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RCMP officer transferred out of Bella Bella after racist social media posts

The Heiltsuk Nation has been calling for the officer’s immediate suspension, removal
Marilyn Slett, chief of the Heiltsuk Nation at a news conference in Vancouver. (Jonathan Hayward/CP)

Heiltsuk Nation says an RCMP officer is being transferred out of the community following claims of him making racist comments and posts on social media.

“We want to thank our community for reporting the racist Facebook posts and for raising their voices against racism and calling for accountability,” Heiltsuk Nation elected Chief Marilyn Slett said Thursday in an emailed release.

The Nation says the officer will be leaving the community this weekend, “and from now until his departure, will not be working another shift in Bella Bella.” RCMP shared the news with Heiltsuk joint leadership on Wednesday, the Nation says.

RCMP said the member was scheduled to be transferred shortly, as per his posting agreement “and their status is being continually assessed.” But a statement adds that RCMP is “mindful” that the movement or loss of a single officer in the community “will impact public safety response, service delivery and officer safety requirements.”

Slett told Black Press Media said the joint leadership was relieved to hear the news, as there was a concern in the community that he would be on shift. They were also initially told his transfer could take up to 90 days.

Asked if she has concerns about what comes next and if there would be proper vetting of whoever comes to the community, Slett said definitely.

“We have participated in some of these sergeants interviews for placements within our community. The problem there, too, is they haven’t been consistent in terms of our participation. Certainly now looking at this constable that was placed here in our community, our leadership has raised the concerns around what is the vetting process, why weren’t these posts identified and looked at during his vetting process of becoming a member of the RCMP?”

It comes less than a week after the Heiltsuk shared the posts on the officer’s personal account, and days after Heiltsuk members protested outside of the RCMP detachment in Bella Bella on May 24.

READ MORE: Heiltsuk Nation demands removal of Bella Bella RCMP officer

Hereditary Chief Hemas Harvey Humchitt said it’s unfortunate that the RCMP didn’t prevent the officer from serving in Bella Bella in the first place, “but our community’s voice is powerful and effective in pushing for change.”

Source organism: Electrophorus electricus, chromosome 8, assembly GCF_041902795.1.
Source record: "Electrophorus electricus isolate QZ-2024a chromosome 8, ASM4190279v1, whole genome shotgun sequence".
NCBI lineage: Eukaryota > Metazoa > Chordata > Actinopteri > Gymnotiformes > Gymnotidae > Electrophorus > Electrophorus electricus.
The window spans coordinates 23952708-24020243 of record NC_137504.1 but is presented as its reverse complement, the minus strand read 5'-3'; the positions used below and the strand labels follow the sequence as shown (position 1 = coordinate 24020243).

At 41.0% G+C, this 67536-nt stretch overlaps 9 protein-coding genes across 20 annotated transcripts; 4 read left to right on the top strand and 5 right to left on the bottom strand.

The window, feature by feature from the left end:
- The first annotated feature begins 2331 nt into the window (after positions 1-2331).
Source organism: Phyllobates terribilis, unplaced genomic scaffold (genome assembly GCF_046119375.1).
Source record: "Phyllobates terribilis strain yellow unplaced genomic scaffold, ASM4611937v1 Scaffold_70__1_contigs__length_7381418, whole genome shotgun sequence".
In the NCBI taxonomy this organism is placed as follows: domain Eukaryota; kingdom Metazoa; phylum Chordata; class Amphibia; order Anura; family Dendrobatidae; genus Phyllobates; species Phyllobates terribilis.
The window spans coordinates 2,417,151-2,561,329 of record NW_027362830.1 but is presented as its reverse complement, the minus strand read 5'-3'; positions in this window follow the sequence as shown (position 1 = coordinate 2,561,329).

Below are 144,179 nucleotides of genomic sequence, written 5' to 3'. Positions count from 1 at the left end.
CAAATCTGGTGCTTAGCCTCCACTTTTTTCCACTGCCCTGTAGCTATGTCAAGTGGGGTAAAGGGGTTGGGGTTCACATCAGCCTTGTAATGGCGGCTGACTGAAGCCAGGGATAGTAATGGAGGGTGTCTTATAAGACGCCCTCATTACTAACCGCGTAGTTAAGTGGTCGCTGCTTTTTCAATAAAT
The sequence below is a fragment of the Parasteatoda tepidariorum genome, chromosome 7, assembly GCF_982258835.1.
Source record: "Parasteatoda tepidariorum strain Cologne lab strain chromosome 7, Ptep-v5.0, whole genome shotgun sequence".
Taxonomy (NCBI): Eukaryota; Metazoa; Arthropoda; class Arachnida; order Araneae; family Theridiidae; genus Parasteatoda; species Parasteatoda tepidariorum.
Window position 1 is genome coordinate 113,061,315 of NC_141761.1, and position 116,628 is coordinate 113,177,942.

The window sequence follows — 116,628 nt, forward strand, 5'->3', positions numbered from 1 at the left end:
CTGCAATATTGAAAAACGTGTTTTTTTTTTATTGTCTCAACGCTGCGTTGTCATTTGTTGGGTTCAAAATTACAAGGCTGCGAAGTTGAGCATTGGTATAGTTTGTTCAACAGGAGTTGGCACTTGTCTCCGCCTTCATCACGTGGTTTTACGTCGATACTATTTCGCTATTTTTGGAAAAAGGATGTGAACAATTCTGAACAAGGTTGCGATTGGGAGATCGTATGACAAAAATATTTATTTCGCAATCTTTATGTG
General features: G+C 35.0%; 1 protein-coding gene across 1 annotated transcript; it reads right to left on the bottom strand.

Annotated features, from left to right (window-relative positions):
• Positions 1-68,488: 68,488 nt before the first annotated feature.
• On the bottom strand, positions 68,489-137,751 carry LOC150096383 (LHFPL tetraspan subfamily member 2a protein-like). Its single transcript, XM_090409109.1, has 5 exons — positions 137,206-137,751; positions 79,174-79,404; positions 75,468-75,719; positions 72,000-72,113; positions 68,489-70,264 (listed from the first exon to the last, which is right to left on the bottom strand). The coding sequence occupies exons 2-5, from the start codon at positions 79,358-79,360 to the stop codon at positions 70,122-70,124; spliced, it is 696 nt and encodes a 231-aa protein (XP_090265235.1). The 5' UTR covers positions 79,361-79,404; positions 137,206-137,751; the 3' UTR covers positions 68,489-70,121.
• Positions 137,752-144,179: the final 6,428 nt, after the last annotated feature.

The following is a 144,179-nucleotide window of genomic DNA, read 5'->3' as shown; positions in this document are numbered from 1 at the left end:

The Nation had been calling for the officer’s immediate suspension and removal after community members discovered a series of racist selfies and captions online.

The social media posts – shared with media by Heiltsuk Nation – included one photo of the officer posing in front of the Union Jack in colonial regalia with the comment, “Now, whats [sic] to be done about these pesky natives stirring up trouble in the colonies…?” Another post included two selfies of him in a black afro with, with his hand raised in a fist, with the captions “Black and Proud” and “where’s my pick comb?”

Chief Supt. Brian Edmonds, North District Commander, said in a statement that RCMP was aware of the concerns raised by Heiltsuk Nation, regarding social media posts and comments made between nine and 17 years ago, before the officer joined the RCMP.

Edmonds said once RCMP became aware, it took immediate discussions with the Heiltsuk Nation to address their concerns. RCMP is taking a “non-conduct-related administrative process” as the posts were made prior to the officer’s employment with the RCMP.

“We are committed to finding the right balance between addressing the concerns through a fair process and the importance of individuals/community having trust and confidence in their police officers and the RCMP.”

Edmonds added RCMP is aware of concerns raised “with respect to an inappropriate anonymous email received by a local leader and can confirm that an investigation is underway as we take the safety of all persons seriously.”

Slett said the email – which she called threatening – was sent to her. She said it accused her of race-baiting and it alleged the community is “full of drunks and wife beaters and sexual assaulters,” as well as referring to Slett as a derogatory word.

“This email was not only frightening, but also indicative of the racist and misogynistic attitudes … so it was distressing to receive that.”

– With files from Angie Mindus

Lauren Collins

About the Author: Lauren Collins

I'm a provincial reporter for Black Press Media's national team, after my journalism career took me across B.C. since I was 19 years old.
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